The globalization of educational standards has finally caught up with us in painful and shocking ways. Filipino seafarers, particularly at the officer level, may soon be barred from working on European ships because their training does not meet the global standards set by the International Convention on Standards of Training, Certification and Watchkeeping ( STCW).
Contrary to the opinion that there is no danger of this happening soon, I feel that we are facing a very serious emergency. Diplomatic calls can buy us a little more time, at most a year. But unless we can drastically pull ourselves together in the coming months, there is no way we can avoid the dreaded cancellation of our status as a source of qualified maritime officers. At stake are the jobs of around 50,000 Filipinos who currently work in well-paid positions on European Union ships.
Since 2006, EU-mandated European Maritime Safety Agency (Emsa) inspectors have repeatedly and in great detail pointed out serious shortcomings in the way we train and certify maritime officers . In response, we have committed to implementing corrective measures, such as revisions to curricula and teaching methods.
Successive audits carried out by Emsa in 2010, 2012, 2013, 2014 and 2017 however found that these shortcomings were recurrent and the corrective measures ineffective. The persistence of these shortcomings indicates a fundamental weakness not only in the maritime education system as a whole, but also in the government’s ability to monitor, evaluate and modernize the nation’s maritime education institutions. The two main government bodies that have assumed this responsibility are the Maritime Industry Authority (Marina) and the Commission for Higher Education (CHEd).
While the impending withdrawal of EU recognition (given in 2002) of Filipino seafarers’ qualifications mainly concerns those who work as officers and officers in charge on EU-flagged vessels, a negative judgment on the quality Our overall maritime education is certain to shape the perceptions of competence of all our seafarers who work as deckhands and support staff on European and overseas vessels. Worse, it could jeopardize our position in the International Maritime Organization, which maintains a “white list” of countries allowed to deploy certified maritime workers.
For too long we have rested on the belief that our people are capable of dominating the maritime occupations of the world because of their fluency in English, their inherent sympathy and their willingness to work long hours for less pay. . Indeed, these characteristics largely explain the preferential treatment enjoyed by Filipino seafarers everywhere.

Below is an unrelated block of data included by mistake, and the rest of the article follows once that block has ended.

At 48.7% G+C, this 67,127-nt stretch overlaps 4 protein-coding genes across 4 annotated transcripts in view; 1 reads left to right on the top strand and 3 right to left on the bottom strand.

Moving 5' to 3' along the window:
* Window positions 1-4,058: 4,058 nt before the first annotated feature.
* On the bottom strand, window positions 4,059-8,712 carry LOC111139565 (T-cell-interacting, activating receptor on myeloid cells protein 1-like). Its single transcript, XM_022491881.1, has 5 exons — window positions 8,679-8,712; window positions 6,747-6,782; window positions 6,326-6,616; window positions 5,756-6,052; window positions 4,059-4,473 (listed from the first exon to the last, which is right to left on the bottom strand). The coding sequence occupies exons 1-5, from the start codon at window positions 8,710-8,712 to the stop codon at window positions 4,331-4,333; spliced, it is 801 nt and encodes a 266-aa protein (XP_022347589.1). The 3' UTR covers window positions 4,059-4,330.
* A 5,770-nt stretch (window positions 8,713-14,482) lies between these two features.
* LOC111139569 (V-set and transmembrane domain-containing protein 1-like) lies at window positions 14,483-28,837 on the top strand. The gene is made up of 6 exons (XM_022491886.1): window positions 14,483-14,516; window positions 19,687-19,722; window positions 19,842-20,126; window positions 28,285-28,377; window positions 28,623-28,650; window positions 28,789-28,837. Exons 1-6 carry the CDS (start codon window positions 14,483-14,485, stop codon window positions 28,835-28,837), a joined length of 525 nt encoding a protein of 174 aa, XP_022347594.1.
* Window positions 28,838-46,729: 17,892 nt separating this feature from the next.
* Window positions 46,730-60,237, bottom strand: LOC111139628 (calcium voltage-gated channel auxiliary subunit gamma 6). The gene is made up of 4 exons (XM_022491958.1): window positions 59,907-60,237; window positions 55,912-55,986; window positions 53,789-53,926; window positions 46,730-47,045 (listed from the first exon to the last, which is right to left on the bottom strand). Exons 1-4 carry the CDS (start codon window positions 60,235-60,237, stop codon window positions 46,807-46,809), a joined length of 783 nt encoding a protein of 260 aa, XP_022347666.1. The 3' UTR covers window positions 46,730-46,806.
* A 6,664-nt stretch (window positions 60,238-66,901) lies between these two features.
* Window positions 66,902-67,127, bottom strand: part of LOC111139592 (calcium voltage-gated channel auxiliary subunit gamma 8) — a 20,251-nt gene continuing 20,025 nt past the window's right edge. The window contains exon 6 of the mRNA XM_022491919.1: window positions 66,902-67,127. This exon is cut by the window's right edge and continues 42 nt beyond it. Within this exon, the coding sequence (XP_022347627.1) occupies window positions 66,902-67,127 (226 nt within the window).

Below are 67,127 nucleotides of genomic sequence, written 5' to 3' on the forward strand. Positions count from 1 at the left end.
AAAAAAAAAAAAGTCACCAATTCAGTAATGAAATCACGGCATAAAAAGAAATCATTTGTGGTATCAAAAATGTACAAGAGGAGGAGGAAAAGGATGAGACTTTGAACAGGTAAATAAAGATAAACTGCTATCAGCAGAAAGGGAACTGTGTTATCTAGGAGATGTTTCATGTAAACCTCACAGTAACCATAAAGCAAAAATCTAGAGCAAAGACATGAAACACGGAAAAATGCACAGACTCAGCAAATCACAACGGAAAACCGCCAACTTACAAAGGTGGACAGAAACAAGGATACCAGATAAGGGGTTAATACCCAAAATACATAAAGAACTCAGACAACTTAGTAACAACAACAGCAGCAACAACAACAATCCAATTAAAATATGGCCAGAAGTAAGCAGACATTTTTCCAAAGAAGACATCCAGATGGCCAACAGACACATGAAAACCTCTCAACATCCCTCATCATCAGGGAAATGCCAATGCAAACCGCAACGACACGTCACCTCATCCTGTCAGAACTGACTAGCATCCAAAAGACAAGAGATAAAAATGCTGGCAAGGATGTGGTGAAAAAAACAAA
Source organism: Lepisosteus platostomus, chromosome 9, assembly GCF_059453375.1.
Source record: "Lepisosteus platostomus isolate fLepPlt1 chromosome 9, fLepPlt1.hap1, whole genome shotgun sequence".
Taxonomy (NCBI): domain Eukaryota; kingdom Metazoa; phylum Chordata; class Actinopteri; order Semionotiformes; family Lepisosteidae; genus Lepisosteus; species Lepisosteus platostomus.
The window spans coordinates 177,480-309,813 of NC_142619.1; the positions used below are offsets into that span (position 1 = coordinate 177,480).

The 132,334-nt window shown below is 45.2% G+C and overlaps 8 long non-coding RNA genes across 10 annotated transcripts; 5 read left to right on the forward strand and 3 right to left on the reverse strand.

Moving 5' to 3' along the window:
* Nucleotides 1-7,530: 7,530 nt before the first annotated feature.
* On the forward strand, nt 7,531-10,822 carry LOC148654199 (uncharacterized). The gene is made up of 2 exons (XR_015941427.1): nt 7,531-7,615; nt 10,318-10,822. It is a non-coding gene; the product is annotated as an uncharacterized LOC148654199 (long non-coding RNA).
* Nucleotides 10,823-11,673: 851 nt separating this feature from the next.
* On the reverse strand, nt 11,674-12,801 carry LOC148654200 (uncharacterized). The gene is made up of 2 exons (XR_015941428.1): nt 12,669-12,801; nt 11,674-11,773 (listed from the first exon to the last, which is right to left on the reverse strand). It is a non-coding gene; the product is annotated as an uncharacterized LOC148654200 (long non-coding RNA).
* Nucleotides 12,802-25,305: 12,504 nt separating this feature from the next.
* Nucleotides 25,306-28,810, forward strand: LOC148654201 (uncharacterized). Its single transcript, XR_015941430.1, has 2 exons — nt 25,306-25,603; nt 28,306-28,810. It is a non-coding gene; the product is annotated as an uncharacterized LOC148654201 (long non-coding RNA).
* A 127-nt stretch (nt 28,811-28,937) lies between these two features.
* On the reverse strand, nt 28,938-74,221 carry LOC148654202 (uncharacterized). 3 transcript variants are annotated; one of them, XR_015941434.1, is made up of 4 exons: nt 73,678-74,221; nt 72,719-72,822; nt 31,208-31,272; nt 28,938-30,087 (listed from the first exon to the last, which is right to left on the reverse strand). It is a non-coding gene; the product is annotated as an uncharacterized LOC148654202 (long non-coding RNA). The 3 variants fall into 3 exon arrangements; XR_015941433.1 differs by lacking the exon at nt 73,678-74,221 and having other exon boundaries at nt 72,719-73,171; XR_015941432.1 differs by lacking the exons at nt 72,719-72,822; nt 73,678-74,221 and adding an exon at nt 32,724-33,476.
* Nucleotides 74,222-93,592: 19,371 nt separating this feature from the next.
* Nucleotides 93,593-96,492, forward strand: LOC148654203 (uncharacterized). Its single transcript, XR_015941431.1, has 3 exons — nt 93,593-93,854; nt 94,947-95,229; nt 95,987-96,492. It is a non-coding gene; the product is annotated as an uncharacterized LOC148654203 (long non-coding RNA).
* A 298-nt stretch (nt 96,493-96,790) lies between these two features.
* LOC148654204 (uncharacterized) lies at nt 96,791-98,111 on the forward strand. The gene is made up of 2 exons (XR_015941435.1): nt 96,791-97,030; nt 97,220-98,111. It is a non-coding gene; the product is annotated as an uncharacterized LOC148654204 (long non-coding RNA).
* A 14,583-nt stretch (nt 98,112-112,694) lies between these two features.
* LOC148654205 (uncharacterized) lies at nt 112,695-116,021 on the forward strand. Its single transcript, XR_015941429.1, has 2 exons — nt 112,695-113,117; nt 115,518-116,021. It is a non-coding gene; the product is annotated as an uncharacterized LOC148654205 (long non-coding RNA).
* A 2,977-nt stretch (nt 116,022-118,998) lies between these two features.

But no country that sends tens of thousands of new sailors each year, on top of the more than half a million already there, can avoid being asked whether it has the capacity to train these sailors so adequately. let him deploy them quickly.
In the marine industry, safety is of the utmost importance. It is hard to think of comparable areas in education where the knowledge, skills and abilities expected of each graduate are as explicitly defined as in maritime education.
The STCW is the gospel of maritime education. It comes with a code book containing skill, knowledge and skill tables, as well as detailed assessment and assessment criteria.
It is this codebook that serves as the main reference for Emsa when evaluating the country’s maritime education and training system. For two to three weeks, its inspection teams visit maritime higher education institutions, observe classes, inspect equipment, examine curricula and various academic records. They review the procedures followed by government regulatory agencies, including Marina and CHEd.
The inspection report they draw up after each visit contains detailed observations on the country’s compliance with the relevant provisions of the STCW. The Philippine authorities have the opportunity to review the project, challenge the findings and propose amendments. Reading these audit reports, a layman working in our cultural milieu could easily think that the whole exercise is a matter of pettiness. But no one working in this field can argue with the disciplined professional effort that goes into these reports.
The European Commission, acting on behalf of the EU, has carefully reviewed the findings of Emsa’s 2020 audit. Reiterating the main shortcomings identified by the audit team, she concluded that the current level of training of our seafarers does not guarantee safe navigation at sea. He called on the Philippine government to submit a detailed plan for corrective measures and a precise timetable for their adoption and effective application. In a recent House hearing, a Marina official confirmed that he submitted the Philippines’ final compliance report in March 2022.
Serious as it is, the situation we face is complex. In many ways, the issues plaguing maritime education are the same ones plaguing the entire education system of the country. My fellow sociologist, Dr Cynthia Banzon-Bautista, who served as CHEd’s Oversight Commissioner for Maritime Education from 2012-2016, suspects that deep down the problem stems from our failure to embrace the paradigm shift of the 1990s. from a learning based on lectures. system to competence and results-based education, which is the hallmark of the European codebook for maritime training.
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